Too late for Lang to cut off electricity mergers: comment

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The Independent Online
Poor little Northern Electric. The spirited defence it launched yesterday against its US assailant seems unlikely to do the trick, even though the shares promise to pay out 20 per cent of their value next year with 10 per cent a year promised thereafter. Northern's largest shareholder, the Pru, seems prepared to give it a whirl, but with Labour now fully committed to a much harsher regulatory regime on top of the windfall profits tax, most shareholders are going to just take their 650p a share and run.

Northern's only hope now is of Ian Lang, President of the Board of Trade, stepping in to stop the bid, but even this looks a forlorn one. True, mergers policy under Mr Lang has not been operated on a consistent basis, but even he would be hard pressed to justify the somersault he'd have to perform to refer to the Monopolies and Mergers Commission the latest two American bids for regional electricity companies.

About the only basis he'd have for such action against this and the coincidental American bid for East Midlands Electricity is the loss of comparitors it would involve for Professor Stephen Littlechild, the electricity regulator. When there were 12 separately quoted RECs to compare, this hardly seemed to matter but now we are down to just five it becomes more of an issue. On this logic the two latest bids would be referred as an act of conservation.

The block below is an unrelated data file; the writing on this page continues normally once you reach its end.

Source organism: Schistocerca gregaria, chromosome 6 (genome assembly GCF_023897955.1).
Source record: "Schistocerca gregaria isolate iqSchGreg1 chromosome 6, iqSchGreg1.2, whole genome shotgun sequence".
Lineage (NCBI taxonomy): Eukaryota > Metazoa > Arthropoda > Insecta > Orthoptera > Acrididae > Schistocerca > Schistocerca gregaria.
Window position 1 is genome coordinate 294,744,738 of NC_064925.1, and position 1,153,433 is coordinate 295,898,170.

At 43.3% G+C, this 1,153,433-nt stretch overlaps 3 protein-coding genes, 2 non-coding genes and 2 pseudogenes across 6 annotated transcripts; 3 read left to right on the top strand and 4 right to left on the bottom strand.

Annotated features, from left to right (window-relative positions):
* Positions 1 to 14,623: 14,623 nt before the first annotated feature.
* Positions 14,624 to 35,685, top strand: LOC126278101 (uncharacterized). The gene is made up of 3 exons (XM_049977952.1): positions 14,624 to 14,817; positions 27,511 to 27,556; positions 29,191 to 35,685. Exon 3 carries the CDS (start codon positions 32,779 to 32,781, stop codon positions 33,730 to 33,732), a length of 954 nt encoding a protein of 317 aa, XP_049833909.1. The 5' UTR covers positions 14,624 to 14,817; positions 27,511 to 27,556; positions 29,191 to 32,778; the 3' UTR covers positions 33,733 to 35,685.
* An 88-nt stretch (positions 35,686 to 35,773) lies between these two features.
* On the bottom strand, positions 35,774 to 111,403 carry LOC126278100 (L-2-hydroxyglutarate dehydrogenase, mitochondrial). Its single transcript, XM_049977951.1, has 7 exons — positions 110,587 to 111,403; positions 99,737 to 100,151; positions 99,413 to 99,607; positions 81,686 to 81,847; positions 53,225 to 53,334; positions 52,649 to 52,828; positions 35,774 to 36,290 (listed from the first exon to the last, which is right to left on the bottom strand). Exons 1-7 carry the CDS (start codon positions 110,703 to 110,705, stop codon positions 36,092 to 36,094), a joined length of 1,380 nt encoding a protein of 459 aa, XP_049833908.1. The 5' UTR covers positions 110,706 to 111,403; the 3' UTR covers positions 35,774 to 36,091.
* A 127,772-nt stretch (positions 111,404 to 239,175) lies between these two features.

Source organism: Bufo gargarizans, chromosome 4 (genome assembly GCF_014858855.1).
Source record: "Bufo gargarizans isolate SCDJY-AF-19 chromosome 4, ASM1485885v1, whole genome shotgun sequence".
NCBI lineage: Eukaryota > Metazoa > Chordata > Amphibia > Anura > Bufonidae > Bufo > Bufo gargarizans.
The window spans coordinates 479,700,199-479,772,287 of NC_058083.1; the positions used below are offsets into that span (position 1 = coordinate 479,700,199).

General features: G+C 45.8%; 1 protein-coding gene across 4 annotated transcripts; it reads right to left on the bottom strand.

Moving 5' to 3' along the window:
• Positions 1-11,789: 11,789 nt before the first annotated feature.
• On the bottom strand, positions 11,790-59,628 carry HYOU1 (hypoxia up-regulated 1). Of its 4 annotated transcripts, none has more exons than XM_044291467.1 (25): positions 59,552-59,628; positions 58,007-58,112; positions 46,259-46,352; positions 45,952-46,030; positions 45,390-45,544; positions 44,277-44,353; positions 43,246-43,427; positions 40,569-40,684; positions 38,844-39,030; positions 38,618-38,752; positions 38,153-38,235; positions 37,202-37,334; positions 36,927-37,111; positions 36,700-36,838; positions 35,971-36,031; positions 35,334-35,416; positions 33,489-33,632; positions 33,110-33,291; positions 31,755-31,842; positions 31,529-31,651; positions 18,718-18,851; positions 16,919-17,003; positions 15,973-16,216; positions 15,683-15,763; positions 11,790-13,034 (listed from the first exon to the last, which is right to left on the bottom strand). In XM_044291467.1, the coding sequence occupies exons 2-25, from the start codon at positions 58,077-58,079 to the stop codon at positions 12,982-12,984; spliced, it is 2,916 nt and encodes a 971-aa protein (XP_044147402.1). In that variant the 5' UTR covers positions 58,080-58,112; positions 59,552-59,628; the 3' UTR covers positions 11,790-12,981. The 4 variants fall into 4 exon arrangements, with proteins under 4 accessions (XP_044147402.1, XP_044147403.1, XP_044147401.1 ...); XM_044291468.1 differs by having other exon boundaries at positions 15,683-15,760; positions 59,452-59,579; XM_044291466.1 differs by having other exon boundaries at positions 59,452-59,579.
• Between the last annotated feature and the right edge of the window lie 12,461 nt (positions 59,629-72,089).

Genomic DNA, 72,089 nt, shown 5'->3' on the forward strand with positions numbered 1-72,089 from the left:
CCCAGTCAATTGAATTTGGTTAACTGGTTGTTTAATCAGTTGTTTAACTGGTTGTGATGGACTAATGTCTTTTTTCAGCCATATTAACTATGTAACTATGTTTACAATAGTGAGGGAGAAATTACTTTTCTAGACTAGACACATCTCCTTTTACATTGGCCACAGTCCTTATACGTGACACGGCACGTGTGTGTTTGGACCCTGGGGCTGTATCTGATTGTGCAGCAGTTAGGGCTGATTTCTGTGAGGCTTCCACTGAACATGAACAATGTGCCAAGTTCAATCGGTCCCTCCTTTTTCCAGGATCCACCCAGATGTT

Even so, there are few genuine competition issues involved here, nor in truth are these companies such an obviously important part of our national heritage that they need preserving. Having allowed the slaughter to persist largely unchecked thus far, it would ill-become Mr Lang to call a halt now. David Morris, chairman, is going to have to go down fighting after all but it's not a bad epitaph that he can attach to his name. He has a small place in history as the man who demonstrated with his scorched earth defence against Trafalgar House quite how much value there really was within these extraordinary companies, causing a rethink of regulatory policy in the process.